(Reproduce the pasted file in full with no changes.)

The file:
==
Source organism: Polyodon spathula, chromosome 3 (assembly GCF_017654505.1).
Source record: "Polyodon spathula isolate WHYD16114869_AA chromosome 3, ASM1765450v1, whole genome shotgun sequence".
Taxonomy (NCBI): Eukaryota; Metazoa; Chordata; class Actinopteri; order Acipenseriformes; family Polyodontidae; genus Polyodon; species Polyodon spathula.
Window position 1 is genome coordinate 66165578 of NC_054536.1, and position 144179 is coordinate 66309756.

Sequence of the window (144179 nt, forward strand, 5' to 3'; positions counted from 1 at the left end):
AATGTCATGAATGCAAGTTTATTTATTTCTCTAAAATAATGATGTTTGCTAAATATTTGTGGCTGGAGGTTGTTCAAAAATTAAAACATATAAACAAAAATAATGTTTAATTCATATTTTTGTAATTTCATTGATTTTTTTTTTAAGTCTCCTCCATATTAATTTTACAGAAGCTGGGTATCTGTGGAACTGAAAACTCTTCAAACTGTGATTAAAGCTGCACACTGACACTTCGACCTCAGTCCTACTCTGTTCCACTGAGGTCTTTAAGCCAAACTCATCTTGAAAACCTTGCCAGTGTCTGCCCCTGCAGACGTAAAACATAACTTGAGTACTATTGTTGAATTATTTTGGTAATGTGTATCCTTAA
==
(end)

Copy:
Source organism: Polyodon spathula, chromosome 3 (assembly GCF_017654505.1).
Source record: "Polyodon spathula isolate WHYD16114869_AA chromosome 3, ASM1765450v1, whole genome shotgun sequence".
Taxonomy (NCBI): Eukaryota; Metazoa; Chordata; class Actinopteri; order Acipenseriformes; family Polyodontidae; genus Polyodon; species Polyodon spathula.
Window position 1 is genome coordinate 66165578 of NC_054536.1, and position 144179 is coordinate 66309756.

Sequence of the window (144179 nt, forward strand, 5' to 3'; positions counted from 1 at the left end):
AATGTCATGAATGCAAGTTTATTTATTTCTCTAAAATAATGATGTTTGCTAAATATTTGTGGCTGGAGGTTGTTCAAAAATTAAAACATATAAACAAAAATAATGTTTAATTCATATTTTTGTAATTTCATTGATTTTTTTTTTAAGTCTCCTCCATATTAATTTTACAGAAGCTGGGTATCTGTGGAACTGAAAACTCTTCAAACTGTGATTAAAGCTGCACACTGACACTTCGACCTCAGTCCTACTCTGTTCCACTGAGGTCTTTAAGCCAAACTCATCTTGAAAACCTTGCCAGTGTCTGCCCCTGCAGACGTAAAACATAACTTGAGTACTATTGTTGAATTATTTTGGTAATGTGTATCCTTAA